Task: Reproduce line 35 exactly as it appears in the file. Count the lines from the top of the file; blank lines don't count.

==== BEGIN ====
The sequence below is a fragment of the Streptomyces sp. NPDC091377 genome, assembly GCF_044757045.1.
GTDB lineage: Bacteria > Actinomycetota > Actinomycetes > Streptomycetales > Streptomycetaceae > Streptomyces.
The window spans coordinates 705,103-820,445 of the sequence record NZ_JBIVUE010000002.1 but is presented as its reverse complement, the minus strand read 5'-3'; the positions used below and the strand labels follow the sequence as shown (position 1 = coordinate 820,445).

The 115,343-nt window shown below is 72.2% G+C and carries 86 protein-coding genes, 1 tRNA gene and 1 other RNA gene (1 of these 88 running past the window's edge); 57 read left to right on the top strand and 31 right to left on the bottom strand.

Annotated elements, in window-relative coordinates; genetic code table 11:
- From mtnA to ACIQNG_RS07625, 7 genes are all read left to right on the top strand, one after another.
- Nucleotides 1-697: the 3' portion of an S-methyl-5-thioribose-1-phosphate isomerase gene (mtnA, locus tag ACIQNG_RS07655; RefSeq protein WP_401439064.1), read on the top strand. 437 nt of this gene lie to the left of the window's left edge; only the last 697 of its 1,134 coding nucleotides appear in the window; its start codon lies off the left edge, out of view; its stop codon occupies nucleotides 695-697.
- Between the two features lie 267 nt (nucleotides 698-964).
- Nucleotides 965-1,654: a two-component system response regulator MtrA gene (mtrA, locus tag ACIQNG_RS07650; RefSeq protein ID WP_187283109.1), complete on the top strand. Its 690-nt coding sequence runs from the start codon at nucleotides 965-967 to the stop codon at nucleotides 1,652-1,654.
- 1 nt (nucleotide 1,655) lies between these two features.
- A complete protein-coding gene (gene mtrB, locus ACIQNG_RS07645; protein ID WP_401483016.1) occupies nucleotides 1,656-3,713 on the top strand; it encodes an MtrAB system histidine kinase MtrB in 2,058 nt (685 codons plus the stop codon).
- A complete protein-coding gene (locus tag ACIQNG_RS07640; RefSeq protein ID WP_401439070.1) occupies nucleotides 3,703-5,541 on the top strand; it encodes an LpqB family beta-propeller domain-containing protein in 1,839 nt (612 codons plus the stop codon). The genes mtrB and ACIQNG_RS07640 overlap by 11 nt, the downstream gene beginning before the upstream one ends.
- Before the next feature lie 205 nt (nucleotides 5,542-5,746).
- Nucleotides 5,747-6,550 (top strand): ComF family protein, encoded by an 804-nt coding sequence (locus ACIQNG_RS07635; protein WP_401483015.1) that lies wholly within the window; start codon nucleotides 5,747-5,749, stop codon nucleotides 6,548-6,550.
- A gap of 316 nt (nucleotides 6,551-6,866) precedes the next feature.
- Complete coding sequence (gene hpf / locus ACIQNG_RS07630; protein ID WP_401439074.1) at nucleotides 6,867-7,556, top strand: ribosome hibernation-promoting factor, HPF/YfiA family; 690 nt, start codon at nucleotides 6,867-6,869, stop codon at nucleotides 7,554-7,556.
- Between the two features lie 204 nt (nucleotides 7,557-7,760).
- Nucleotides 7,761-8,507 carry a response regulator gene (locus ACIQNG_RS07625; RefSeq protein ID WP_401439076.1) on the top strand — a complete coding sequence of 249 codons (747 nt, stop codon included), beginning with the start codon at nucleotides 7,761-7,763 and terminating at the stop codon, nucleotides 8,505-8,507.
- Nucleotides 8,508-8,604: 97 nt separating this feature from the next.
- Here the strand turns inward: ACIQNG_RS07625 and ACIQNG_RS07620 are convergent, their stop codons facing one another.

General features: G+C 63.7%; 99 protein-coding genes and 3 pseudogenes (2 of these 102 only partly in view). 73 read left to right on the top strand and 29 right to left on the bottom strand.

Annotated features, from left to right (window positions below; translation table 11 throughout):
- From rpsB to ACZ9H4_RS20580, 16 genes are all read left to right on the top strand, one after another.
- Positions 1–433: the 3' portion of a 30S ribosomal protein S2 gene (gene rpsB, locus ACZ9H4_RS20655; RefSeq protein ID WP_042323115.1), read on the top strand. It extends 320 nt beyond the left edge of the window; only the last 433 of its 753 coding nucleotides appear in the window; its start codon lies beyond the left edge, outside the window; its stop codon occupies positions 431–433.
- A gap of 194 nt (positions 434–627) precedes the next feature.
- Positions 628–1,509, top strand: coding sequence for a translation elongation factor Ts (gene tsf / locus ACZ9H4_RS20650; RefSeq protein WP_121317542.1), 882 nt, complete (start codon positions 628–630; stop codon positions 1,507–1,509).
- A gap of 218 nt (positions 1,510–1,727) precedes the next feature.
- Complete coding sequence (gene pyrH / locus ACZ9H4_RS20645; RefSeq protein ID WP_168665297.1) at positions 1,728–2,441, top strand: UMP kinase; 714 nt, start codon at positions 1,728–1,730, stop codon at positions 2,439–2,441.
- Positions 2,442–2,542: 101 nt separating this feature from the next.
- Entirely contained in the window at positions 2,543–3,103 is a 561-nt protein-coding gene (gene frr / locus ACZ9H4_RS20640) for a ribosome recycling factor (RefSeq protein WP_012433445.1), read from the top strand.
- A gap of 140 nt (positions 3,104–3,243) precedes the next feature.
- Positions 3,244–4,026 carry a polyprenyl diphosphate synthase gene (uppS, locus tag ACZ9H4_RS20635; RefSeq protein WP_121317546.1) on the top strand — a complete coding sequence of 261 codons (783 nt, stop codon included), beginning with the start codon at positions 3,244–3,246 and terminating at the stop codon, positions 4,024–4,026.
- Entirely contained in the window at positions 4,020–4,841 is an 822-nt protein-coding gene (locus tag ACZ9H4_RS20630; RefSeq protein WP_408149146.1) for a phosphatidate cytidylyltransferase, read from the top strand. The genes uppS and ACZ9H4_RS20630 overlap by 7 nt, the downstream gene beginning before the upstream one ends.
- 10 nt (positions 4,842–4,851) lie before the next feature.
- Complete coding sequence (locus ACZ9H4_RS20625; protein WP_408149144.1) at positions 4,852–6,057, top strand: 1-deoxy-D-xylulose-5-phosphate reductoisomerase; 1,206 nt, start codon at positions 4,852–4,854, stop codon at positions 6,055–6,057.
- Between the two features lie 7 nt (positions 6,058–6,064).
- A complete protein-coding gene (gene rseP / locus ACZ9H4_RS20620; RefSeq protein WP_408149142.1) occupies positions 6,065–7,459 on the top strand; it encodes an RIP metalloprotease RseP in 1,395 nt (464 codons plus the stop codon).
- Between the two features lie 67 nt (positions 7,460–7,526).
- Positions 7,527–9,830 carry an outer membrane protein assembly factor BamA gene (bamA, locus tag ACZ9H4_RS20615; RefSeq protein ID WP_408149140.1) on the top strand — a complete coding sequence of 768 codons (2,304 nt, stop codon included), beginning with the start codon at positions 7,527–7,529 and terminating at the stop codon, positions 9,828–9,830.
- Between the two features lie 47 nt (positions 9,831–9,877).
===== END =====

- Complete coding sequence (locus ACZ9H4_RS20625; protein WP_408149144.1) at positions 4,852–6,057, top strand: 1-deoxy-D-xylulose-5-phosphate reductoisomerase; 1,206 nt, start codon at positions 4,852–4,854, stop codon at positions 6,055–6,057.